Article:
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Managing Urinary Frequency

Help for Urinary Incontinence is Available

We all want to laugh as much as possible, right? Maybe not if you’re dealing with urinary incontinence, a form of bladder weakness that prompts urine leakage while you’re doing everyday things such as coughing, sneezing, lifting heavy items, exercising or even erupting in laughter. Women are mainly affected by stress incontinence.

Overactive bladder — when the bladder is triggered to release at the wrong time, sometimes resulting in embarrassing leaks — is another common form of urinary incontinence, affecting about 10% of American adults and millions of people worldwide. If you need to visit the bathroom eight or more times a day and wake up at least twice at night to use the bathroom, you likely have overactive bladder. For people with overactive bladder, it may seem your frequent need to use the toilet is running (or ruining) your life. But there’s hope — and help. Experts at Inova explain conditions that contribute to stress urinary incontinence, overactive bladder and measures necessary to take back control.

Q: What causes overactive bladder?
Normally, urinating is a pretty straightforward process: As our bladder starts to fill, nerve signals to the brain tell us to use the bathroom, and the pelvic floor again relaxes when we are done. Overactive bladder happens when the bladder’s muscles start to tighten outside of normal urination.  This may happen when there isn’t a lot of urine in the bladder, according to Lauren Scott, MD, a urogynecologist board-certified in female pelvic medicine, reconstructive surgery, and obstetrics and gynecology at Inova Medical Group. While a specific cause might never be found, certain conditions or factors can contribute to symptoms. These include:

  • Diabetes
  • Neurological disorders such as stroke or multiple sclerosis
  • Medications that trigger a quick rise in urine production or require lots of fluids
  • Too much caffeine or alcohol
  • Bladder abnormalities such as bladder stones or tumors
  • In men, an enlarged prostate gland
  • Aging  

Q: What causes stress incontinence?
With stress incontinence, activities or movements such as coughing, sneezing and lifting place greater pressure on the bladder. When the abdominal pressure exceeds bladder pressures, urinary incontinence ensues.

A number of things can contribute to stress incontinence. For instance, it can result from weak muscles in the pelvic floor or a weak sphincter muscle at the neck of the bladder. A problem with the way the sphincter muscle opens and closes can also result in stress incontinence. Chronic coughing, smoking and obesity may also lead to stress urinary incontinence.

Things that can cause stress incontinence in women include:

  • Pregnancy
  • Vaginal childbirth
  • Menstruation
  • Menopause
  • Problems with muscles in the bladder or the urethra
  • Weakened muscles around the bladder

Q: When is it time to see a doctor?
Many people with stress urinary incontinence or overactive bladder wait much longer than necessary before even considering talking to their doctor about it. Very often shame and embarrassment keep them from getting help, causing them to stay home more and avoid activities they would otherwise enjoy. In general, it is never late too to see a board certified urogynecologist to address what may seem minor to the patient. Do not wait until symptoms cause major disruption in your everyday life and possibly contribute to problems such as anxiety, depression, disturbed sleep and sexual issues. A thorough medical exam along with special tests can point the way toward a treatment strategy that gets you back to doing all your favorite things.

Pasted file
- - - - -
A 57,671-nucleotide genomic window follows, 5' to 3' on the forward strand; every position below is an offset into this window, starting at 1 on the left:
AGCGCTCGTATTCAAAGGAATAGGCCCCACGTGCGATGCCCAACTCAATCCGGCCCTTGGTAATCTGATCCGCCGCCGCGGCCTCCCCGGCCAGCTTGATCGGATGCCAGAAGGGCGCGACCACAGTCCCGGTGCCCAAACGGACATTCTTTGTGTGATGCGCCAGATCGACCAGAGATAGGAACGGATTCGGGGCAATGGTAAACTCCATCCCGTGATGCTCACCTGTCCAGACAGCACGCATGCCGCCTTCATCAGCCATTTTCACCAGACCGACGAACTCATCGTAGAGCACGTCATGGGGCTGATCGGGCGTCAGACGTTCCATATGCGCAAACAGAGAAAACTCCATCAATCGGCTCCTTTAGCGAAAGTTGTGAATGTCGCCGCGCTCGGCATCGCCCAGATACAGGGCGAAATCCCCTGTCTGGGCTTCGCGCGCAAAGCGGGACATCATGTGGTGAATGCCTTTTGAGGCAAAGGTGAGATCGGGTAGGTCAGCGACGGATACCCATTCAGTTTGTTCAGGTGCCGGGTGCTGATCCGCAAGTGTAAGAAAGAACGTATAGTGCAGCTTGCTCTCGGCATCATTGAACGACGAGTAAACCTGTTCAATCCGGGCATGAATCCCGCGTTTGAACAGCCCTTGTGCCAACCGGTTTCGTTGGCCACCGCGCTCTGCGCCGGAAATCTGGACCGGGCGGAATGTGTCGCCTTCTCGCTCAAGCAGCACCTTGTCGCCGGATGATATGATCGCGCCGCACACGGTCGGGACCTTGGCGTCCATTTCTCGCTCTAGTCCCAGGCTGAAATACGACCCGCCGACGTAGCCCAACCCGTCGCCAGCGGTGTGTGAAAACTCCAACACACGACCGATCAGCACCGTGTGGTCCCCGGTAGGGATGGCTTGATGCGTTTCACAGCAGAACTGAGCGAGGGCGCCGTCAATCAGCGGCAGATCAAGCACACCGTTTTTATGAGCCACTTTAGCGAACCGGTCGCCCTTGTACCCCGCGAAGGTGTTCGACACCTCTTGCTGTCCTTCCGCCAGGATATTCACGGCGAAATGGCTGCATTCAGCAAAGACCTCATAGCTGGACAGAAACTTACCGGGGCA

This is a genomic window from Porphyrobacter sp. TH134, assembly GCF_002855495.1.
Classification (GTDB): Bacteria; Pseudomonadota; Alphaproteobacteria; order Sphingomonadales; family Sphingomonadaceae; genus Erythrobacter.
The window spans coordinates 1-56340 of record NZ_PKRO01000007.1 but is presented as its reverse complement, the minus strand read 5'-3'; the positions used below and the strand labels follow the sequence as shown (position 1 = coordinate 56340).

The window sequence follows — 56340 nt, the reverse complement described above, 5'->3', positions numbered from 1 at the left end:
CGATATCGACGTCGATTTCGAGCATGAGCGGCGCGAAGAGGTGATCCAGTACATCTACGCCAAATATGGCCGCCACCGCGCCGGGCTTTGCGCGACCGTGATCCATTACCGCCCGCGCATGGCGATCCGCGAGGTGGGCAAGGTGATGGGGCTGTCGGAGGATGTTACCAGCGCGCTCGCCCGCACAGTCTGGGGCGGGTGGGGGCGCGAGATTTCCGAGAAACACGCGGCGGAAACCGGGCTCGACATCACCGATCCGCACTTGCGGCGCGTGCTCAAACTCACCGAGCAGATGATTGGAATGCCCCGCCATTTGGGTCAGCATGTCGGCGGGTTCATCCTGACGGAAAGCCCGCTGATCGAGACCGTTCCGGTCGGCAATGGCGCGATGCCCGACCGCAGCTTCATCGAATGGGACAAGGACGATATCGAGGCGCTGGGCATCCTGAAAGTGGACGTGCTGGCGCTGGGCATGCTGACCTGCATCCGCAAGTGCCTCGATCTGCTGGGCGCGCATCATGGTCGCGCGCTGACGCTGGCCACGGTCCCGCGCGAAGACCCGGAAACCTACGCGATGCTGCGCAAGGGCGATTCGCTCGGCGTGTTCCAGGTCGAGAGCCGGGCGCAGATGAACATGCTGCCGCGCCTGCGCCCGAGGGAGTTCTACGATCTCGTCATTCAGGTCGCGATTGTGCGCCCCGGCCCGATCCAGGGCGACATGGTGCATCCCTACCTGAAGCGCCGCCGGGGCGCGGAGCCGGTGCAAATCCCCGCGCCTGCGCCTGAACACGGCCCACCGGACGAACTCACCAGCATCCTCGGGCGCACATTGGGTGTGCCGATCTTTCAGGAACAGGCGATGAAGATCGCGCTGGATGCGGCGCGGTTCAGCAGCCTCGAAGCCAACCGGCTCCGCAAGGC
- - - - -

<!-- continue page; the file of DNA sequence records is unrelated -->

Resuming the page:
Q: How are bladder leakage issues treated?  
Dr. S. Abbas Shobeiri, vice chair of Gynecology at the Inova Women’s Hospital, states that for stress incontinence, a combination of pelvic floor physical therapy after evaluation of pelvic floor muscles is effective. For overactive bladder, a combination of lifestyle changes, medications, nerve stimulation and other medical treatments spell relief. Severe cases are sometimes treated with Botox injections into the bladder, nerve stimulation implants or surgery.

General lifestyle tactics include:

  • Kegel exercises: These pelvic floor exercises can strengthen muscles in both the pelvis and urethra, helping stem any leaks. A doctor or physical therapist can teach the technique.
  • Scheduled toilet trips: Using the toilet at the same time every day, such as every two to four hours, can help train your bladder. You also can add small delays in heading to the bathroom when you feel the urge.
  • Weight control: Losing excess pounds means less stress on the bladder, especially if you have stress-related incontinence.

These days, clinicians are paying greater attention to pelvic floor disorders such as urinary incontinence, vaginal prolapse and perineal injury in labor in women, disorders that often have their origins in childbirth and its weakening effects on the pelvic floor. Inova Urogynecology provides treatment options for patients dealing with different types of pelvic floor disorders. Women have many options for overcoming debilitating and sometimes embarrassing conditions.

For more information about urogynecology care or to schedule an appointment, call 571.419.5645.


Compassionate, Expert Care for Pelvic Floor Disorder
Overactive bladder is one of many pelvic floor disorders treated at
Inova. Learn more about Inova’s Pelvic Floor Program.  

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